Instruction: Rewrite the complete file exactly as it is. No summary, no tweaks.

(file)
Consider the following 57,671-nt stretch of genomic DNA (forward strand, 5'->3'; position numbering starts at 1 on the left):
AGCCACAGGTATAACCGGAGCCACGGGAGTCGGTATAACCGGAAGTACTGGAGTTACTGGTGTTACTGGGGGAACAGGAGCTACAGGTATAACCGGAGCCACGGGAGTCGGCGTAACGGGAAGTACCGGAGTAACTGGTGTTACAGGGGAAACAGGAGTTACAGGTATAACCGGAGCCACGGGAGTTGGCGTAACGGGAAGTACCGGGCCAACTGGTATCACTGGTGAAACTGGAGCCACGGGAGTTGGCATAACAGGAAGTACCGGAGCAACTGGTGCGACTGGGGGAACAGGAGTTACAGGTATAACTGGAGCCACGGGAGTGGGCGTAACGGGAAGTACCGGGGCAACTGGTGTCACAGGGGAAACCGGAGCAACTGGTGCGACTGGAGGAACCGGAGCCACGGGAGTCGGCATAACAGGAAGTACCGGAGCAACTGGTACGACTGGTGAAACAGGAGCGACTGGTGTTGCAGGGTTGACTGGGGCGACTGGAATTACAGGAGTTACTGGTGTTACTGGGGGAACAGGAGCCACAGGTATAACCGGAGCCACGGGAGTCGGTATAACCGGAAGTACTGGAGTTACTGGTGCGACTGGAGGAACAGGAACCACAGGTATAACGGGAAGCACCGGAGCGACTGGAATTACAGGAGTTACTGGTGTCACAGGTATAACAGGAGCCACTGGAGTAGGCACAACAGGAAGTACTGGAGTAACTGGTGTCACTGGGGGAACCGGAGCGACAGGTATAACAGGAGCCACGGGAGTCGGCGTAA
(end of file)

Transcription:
Consider the following 57,671-nt stretch of genomic DNA (forward strand, 5'->3'; position numbering starts at 1 on the left):
AGCCACAGGTATAACCGGAGCCACGGGAGTCGGTATAACCGGAAGTACTGGAGTTACTGGTGTTACTGGGGGAACAGGAGCTACAGGTATAACCGGAGCCACGGGAGTCGGCGTAACGGGAAGTACCGGAGTAACTGGTGTTACAGGGGAAACAGGAGTTACAGGTATAACCGGAGCCACGGGAGTTGGCGTAACGGGAAGTACCGGGCCAACTGGTATCACTGGTGAAACTGGAGCCACGGGAGTTGGCATAACAGGAAGTACCGGAGCAACTGGTGCGACTGGGGGAACAGGAGTTACAGGTATAACTGGAGCCACGGGAGTGGGCGTAACGGGAAGTACCGGGGCAACTGGTGTCACAGGGGAAACCGGAGCAACTGGTGCGACTGGAGGAACCGGAGCCACGGGAGTCGGCATAACAGGAAGTACCGGAGCAACTGGTACGACTGGTGAAACAGGAGCGACTGGTGTTGCAGGGTTGACTGGGGCGACTGGAATTACAGGAGTTACTGGTGTTACTGGGGGAACAGGAGCCACAGGTATAACCGGAGCCACGGGAGTCGGTATAACCGGAAGTACTGGAGTTACTGGTGCGACTGGAGGAACAGGAACCACAGGTATAACGGGAAGCACCGGAGCGACTGGAATTACAGGAGTTACTGGTGTCACAGGTATAACAGGAGCCACTGGAGTAGGCACAACAGGAAGTACTGGAGTAACTGGTGTCACTGGGGGAACCGGAGCGACAGGTATAACAGGAGCCACGGGAGTCGGCGTAA